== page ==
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  • Print publication year: 2015
  • Online publication date: December 2015

18 - Energy efficient heterogeneous networks

Summary

Introduction

This chapter introduces novel approaches in heterogeneous networks (HetNets) where both large and small cells are deployed in a mixed manner to satisfy the increasing traffic demand and, at the same time, to improve the energy efficiency (EE) of future cellular networks.

In recent years, there has been a tremendous increase in the number of mobile handsets, in particular smart phones, supporting a wide range of applications, such as image and video transfer, cloud services, and cloud storage. The average smart phone usage rate has nearly been tripled and the overall amount of mobile data traffic demand grew 2.3 times in 2011 [1]. Furthermore, the amount of mobile data traffic is expected to increase dramatically in the coming years; recent forecasts are expecting the data traffic to increase more than 500 times in the next ten years [2, 3]. The current cellular systems would not be able to cope with the expected traffic demand increase. This huge amount of traffic demand leads to the need for further densification of the networks, for example in hotspot areas where traffic demand is concentrated as seen in Figure 18.1.

However, traffic load varies from time to time because of the typical night–day behavior due to the users’ daily activities in offices and being back to residential areas during the night [4]. In the current cellular networks, the power consumption of the radio access network (RAN) does not effectively scale with the traffic variations as shown in Figure 18.2. The traffic variations create the opportunities for the design of an adaptive network paradigm that can dynamically scale its power consumption according to the traffic variations.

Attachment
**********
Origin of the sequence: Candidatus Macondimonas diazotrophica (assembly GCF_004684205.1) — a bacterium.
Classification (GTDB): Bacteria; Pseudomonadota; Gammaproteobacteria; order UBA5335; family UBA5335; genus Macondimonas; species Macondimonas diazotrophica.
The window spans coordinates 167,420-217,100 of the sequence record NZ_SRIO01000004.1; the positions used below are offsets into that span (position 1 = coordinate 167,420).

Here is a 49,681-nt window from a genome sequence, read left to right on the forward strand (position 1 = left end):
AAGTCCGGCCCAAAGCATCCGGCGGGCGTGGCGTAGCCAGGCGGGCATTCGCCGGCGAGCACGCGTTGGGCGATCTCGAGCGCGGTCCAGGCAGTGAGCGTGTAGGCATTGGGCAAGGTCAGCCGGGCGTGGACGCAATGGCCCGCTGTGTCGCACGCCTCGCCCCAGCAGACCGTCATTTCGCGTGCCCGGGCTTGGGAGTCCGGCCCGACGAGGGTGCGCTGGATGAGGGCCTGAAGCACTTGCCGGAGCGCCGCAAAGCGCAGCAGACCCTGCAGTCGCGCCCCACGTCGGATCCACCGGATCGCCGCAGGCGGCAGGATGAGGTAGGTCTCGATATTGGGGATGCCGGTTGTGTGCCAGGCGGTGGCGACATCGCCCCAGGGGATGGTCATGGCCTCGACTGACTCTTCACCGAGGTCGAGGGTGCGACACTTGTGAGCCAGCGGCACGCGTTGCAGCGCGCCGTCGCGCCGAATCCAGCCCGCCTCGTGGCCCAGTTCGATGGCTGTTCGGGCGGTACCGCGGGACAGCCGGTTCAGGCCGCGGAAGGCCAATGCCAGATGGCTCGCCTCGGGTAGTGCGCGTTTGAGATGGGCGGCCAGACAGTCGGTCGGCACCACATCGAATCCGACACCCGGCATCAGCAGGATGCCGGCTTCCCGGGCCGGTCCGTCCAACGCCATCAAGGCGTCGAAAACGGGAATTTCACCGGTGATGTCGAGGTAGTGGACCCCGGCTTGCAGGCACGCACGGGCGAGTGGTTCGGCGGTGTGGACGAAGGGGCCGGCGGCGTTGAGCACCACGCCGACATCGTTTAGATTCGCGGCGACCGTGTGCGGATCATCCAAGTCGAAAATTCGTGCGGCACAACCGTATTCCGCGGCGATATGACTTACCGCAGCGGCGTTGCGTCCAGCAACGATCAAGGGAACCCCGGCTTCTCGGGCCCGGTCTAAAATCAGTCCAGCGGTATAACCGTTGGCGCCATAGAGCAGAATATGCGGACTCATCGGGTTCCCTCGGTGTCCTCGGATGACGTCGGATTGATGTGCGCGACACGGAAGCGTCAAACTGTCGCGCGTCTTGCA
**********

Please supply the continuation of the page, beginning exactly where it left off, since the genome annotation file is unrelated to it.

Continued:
Generally speaking, the power consumption of the RAN scales with the number of deployed base stations (BSs), each with offset power consumption. In cellular networks, only 10% of the overall power consumption stems from the user equipments (UEs) whereas nearly 90% of power consumption is incurred by the operator networks [5]. Figure 18.3 gives an idea on how the power consumption is distributed across the different parts of a typical cellular network. It is obvious that the RAN and the operation of data centers that provide computations, storage, applications, and data transfer are the most energy intensive parts of the entire network.

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